Old English scitan, from Proto-Germanic *skit- (cf. North Frisian skitj, Dutch schijten, German scheissen), from PIE *skei- "to cut, split, divide, separate" (see shed (v.)). The notion is of "separation" from the body (cf. Latin excrementum, from excernere "to separate," Old English scearn "dung, muck," from scieran "to cut, shear;" see sharn). It is thus a cousin to science and conscience.
"Shit" is not an acronym. The notion that it is a recent word might be partly because it was taboo from c.1600 and rarely appeared in print (neither Shakespeare nor the KJV has it), and even in "vulgar" publications of the late 18c. it is disguised by dashes. It drew the wrath of censors as late as 1922 ("Ulysses" and "The Enormous Room"), scandalized magazine subscribers in 1957 (a Hemingway story in "Atlantic Monthly") and was omitted from some dictionaries as recently as 1970 ("Webster's New World").
Extensive slang usage; meaning "to lie, to tease" is from 1934; that of "to disrespect" is from 1903. Shite, now a jocular or slightly euphemistic and chiefly British variant of the noun, formerly a dialectal variant, reflects the vowel in the Old English verb (cf. German scheissen); the modern verb has been influenced by the noun. Shat is a humorous past tense form, not etymological, first recorded 18c. To shit bricks "be very frightened" attested by 1961. The connection between fear and involuntary defecation has generated expressions since 14c., and probably also is behind scared shitless (1936).
Old English scitte "purging, diarrhea," from source of shit (v.). Sense of "excrement" dates from 1580s (Old English had scytel, Middle English shitel for "dung, excrement"), but use for "obnoxious person" is since at least 1508; meaning "misfortune, trouble" is attested from 1937. Shit-faced "drunk" is 1960s student slang; shit list is from 1942. Up shit creek "in trouble" is from 1937 (cf. salt river). To not give a shit "not care" is from 1922. Pessimistic expression Same shit different day attested from 1997. Shitticism is Robert Frost's word for scatological writing.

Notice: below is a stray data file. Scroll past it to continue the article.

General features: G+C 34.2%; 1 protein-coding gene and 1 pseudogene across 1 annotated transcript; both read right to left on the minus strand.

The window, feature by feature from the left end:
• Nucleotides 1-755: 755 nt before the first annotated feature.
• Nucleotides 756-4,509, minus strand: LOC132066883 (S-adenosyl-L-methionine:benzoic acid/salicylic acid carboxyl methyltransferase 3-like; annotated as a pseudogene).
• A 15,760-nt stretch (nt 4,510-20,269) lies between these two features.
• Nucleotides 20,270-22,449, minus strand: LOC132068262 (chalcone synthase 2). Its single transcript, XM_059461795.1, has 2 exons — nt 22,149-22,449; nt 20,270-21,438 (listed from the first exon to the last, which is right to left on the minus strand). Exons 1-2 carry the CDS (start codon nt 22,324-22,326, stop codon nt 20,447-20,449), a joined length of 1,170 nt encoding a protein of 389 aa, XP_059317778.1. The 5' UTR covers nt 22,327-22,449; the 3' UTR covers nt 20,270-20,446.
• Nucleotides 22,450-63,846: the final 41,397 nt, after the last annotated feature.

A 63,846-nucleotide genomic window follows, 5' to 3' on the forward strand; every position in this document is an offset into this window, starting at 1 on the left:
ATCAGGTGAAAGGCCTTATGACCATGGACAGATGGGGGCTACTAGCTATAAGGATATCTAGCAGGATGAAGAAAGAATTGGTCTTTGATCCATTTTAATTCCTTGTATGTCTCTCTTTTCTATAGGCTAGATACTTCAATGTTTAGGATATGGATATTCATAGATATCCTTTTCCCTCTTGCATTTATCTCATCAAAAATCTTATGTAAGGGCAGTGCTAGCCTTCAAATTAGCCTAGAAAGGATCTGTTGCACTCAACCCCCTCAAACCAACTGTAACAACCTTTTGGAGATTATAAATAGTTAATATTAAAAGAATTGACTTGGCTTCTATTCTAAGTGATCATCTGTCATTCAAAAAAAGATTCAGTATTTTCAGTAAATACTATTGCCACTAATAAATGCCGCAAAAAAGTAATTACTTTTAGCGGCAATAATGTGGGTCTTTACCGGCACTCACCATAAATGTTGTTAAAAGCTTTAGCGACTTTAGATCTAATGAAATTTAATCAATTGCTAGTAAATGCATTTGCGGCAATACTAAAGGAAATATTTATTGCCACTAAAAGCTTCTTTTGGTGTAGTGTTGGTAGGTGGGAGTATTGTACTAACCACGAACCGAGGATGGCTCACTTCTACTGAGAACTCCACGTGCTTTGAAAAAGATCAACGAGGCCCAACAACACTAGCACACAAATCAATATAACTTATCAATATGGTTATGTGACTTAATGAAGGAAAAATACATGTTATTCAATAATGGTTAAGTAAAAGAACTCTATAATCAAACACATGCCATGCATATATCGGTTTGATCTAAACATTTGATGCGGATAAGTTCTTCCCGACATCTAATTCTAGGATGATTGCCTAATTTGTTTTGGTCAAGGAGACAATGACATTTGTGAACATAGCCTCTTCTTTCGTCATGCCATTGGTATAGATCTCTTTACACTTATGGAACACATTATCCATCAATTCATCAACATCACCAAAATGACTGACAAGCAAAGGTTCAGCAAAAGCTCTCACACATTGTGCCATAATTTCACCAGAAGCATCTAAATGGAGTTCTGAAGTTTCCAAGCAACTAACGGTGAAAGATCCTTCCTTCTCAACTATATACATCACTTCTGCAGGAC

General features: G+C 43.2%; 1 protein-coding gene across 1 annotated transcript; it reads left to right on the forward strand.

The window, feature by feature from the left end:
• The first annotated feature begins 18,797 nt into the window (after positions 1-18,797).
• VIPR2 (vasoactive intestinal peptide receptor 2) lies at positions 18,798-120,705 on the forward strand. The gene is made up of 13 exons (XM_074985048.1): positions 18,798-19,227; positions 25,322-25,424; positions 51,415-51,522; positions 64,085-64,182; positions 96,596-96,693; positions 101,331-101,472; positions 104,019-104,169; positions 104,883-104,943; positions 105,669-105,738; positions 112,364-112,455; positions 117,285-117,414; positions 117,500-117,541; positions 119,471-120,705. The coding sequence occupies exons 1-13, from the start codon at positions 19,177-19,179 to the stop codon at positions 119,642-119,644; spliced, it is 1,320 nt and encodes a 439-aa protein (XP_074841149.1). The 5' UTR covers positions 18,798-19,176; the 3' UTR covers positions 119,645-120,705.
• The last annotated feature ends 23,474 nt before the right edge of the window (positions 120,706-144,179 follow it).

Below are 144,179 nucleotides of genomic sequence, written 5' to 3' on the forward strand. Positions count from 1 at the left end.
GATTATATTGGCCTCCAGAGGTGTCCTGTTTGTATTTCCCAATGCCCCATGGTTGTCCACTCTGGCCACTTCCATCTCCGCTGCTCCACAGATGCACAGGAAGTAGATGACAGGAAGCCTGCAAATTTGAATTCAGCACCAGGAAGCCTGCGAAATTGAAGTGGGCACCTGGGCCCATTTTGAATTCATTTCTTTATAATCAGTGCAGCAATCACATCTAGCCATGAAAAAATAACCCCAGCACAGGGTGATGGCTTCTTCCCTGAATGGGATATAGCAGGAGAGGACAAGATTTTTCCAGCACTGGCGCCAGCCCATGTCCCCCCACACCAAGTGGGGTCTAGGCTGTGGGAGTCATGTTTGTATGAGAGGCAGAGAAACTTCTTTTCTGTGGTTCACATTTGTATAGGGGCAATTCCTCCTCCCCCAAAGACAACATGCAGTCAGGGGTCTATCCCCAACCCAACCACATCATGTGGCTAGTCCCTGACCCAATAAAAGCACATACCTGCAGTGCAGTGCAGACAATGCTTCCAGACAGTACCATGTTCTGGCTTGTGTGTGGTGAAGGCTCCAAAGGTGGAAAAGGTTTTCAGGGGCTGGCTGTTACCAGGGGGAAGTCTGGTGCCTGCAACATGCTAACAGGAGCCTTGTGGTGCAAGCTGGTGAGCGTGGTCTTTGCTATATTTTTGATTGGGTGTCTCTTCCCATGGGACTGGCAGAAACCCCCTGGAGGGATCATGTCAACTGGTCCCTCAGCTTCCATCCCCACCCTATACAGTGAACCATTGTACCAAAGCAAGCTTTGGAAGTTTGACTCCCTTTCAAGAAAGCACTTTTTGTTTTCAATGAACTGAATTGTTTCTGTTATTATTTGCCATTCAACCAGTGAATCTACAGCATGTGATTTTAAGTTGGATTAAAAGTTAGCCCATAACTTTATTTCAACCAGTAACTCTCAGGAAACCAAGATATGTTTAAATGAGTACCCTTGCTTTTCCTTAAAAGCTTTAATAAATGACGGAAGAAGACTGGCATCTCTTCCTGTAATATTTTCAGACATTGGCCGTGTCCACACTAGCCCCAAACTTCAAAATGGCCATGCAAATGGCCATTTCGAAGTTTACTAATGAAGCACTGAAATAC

The expression [the shit hits the fan] is related to, and may well derive from, an old joke. A man in a crowded bar needed to defecate but couldn't find a bathroom, so he went upstairs and used a hole in the floor. Returning, he found everyone had gone except the bartender, who was cowering behind the bar. When the man asked what had happened, the bartender replied, 'Where were you when the shit hit the fan?' [Hugh Rawson, "Wicked Words," 1989]
(Variation: without a paddle may be added) In serious difficulty; very unfortunate; ruined: Then you guys'll be up the creek for good
[entry form 1937+, perhaps related to the early 1800s term up Salt River, of much the same meaning, and which may refer to the Salt River in Kentucky, a legendary abode of violent and brutal people; but the term is attested in British armed forces use without US attribution fr the early 1900s]
An exclamation of disbelief, disgust, disappointment, emphasis, etc: Oh, shit, I missed the bus! (1920+)
: as well as shit loans to companies like Massey-Ferguson and Turbo Resources
act like one's shit doesn't stink, all that kind of crap, bad shit, blazes, bullshit, chicken-shit, clean up one's act, crock, diddly, does a bear shit in the woods, doodle-shit, eat shit, full of shit, good shit, have shit for brains, holy cow, horseshit, hot shit, i'll be damned, like hell, like pigs in clover, like shit through a tin horn, no shit, not give a damn, not know beans, not know shit from shinola, piece of shit, pile of shit, scare the shit out of someone, shoot the bull, shovel the shit, take a dump, take shit, think one's shit doesn't stink, tickle the shit out of someone,tough shit, treat someone like a doormat